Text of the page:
Sixth Circuit Holds Teacher Who Fears Young Children Lacks ADA Claim

Last week, the U.S. Court of Appeals for the Sixth Circuit ruled in Waltherr-Willard v. Mariemont City Schools that a teacher’s requested accommodation was not reasonable because it would have required the school district to either create a new job for her or displace an incumbent teacher.  Under the Americans with Disabilities Act (“ADA”), employers are required to accommodate a disabled employee, but the ADA does not require employers to adopt an unreasonable accommodation.  The Sixth Circuit’s decision reminds employers the benefits of carefully documenting an employee’s accommodation request.

The facts of Waltherr-Willard v. Mariemont City Schools are somewhat interesting.  Waltherr-Willard is a sixty-three year old school teacher who suffers from pedophobia, a debilitating fear of young children.  For twenty years, Willard taught foreign languages at Mariemont high school.  In 1997, Mariemont requested that she teach at the elementary school but Willard said no because of her pedophobia.  Mariemont sent Willard for an independent medical examination and the doctor confirmed that Willard’s mental state would disable her from teaching children under twelve years old.  Consequently, Willard was not required to teach at the elementary school.

For the next twelve years, Willard taught all levels of French and an introductory Spanish class at the high school.  The other Spanish classes were taught by another teacher.  Eventually, Mariemont decided to move its French classes to on-line, which meant Willard’s services were no longer needed at the high school.

Mariemont officials met to discuss what to do with Willard.  After examining her personnel file, which indicated that she feared elementary students but not middle school students, Mariemont decided to transfer Willard to the middle school.  Willard did not object to the assignment and even expressed enthusiasm.

Willard began teaching middle schoolers in September 2010.  Six months later, she asked Mariemont if she could return to the high school explaining that teaching at the middle school was detrimental to her health.  Mariemont responded that there were no openings at the high school but that they would keep her request on file.  Willard retired.

In June 2012, Willard sued Mariemont alleging, among other things, disability discrimination under the ADA.  The U.S. District Court for the Southern District of Ohio granted summary judgment in favor of Mariemont on the basis that the ADA does not require unreasonable accommodations.  The U.S. District Court found Willard’s requested accommodation was unreasonable because Willard asked Mariemont to employ her as the high school’s full-time Spanish teacher even though the high school already had a full-time Spanish teacher and did not need another one.  On appeal, the Sixth Circuit agreed and upheld the traditional notion that the ADA does not require employers to create new jobs or displace current employees in response to a disabled employee’s request for accommodation.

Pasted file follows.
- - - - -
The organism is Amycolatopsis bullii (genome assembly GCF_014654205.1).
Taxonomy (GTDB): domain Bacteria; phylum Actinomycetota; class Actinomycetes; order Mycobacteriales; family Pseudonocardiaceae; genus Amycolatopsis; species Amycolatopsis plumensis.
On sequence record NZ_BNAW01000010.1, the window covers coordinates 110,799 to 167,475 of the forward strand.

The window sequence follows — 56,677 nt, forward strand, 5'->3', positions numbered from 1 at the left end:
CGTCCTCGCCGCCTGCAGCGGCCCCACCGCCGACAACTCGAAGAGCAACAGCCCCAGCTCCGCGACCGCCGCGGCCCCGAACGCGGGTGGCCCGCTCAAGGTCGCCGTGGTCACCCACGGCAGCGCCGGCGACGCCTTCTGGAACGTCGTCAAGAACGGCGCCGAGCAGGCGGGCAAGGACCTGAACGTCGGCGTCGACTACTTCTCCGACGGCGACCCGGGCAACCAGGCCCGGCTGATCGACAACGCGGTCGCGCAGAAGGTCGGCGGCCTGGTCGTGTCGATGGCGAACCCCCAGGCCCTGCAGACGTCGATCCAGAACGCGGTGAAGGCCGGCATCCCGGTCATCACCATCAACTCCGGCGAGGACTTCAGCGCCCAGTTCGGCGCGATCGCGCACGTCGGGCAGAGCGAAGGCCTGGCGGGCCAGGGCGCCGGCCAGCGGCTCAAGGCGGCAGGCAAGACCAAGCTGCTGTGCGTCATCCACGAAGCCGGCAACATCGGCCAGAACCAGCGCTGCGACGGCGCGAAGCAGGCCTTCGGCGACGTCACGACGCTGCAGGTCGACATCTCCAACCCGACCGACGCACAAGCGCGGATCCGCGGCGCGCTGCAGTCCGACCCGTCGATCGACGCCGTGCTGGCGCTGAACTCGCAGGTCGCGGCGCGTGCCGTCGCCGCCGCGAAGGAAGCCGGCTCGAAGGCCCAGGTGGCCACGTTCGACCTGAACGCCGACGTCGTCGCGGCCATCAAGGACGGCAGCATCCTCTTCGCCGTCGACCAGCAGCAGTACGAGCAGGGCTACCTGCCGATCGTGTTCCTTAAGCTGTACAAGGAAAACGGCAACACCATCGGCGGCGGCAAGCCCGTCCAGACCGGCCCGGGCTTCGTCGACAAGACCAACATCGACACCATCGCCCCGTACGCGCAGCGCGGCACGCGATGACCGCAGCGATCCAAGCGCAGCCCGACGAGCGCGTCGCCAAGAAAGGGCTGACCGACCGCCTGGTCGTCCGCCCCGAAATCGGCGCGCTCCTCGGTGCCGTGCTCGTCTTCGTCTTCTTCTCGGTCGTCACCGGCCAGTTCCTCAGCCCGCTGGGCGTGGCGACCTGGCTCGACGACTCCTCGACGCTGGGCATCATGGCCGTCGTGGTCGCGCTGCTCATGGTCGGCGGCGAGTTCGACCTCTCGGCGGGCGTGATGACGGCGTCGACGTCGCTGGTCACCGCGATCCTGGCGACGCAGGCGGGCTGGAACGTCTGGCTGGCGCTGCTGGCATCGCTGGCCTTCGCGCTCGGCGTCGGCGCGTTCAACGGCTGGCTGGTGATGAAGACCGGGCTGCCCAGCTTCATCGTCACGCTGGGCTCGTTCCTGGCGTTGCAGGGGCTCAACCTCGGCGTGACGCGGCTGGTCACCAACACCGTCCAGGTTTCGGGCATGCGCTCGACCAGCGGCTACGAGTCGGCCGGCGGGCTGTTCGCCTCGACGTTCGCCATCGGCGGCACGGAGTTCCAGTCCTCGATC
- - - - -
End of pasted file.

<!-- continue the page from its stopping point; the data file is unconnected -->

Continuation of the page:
Waltherr-Willard v. Mariemont City Schools is a good reminder of how an employer should properly handle accommodation requests.  The ADA requires an employer to engage in a good-faith interactive process when the employer receives a reasonable accommodation request.  Whether employers properly engage in the interactive process is an increasingly contested issue in disability discrimination lawsuits.  In this matter, Mariemont was able to prevail because the documentation demonstrated (1) Willard was able to make a request for accommodation; (2) Mariemont discussed the reasonable accommodation with Willard; and (3) Mariemont responded promptly to Willard’s request and kept her informed.

The St. Louis employment attorneys at McMahon Berger have been representing employers across the country in labor and employment matters, including those relating to disability discrimination, for almost sixty years, and are available to discuss these issues and others.  As always, the foregoing is for informational purposes only and does not constitute legal advice regarding any particular situation as every situation must be evaluated on its own facts. The choice of a lawyer is an important decision and should not be based solely on advertisements.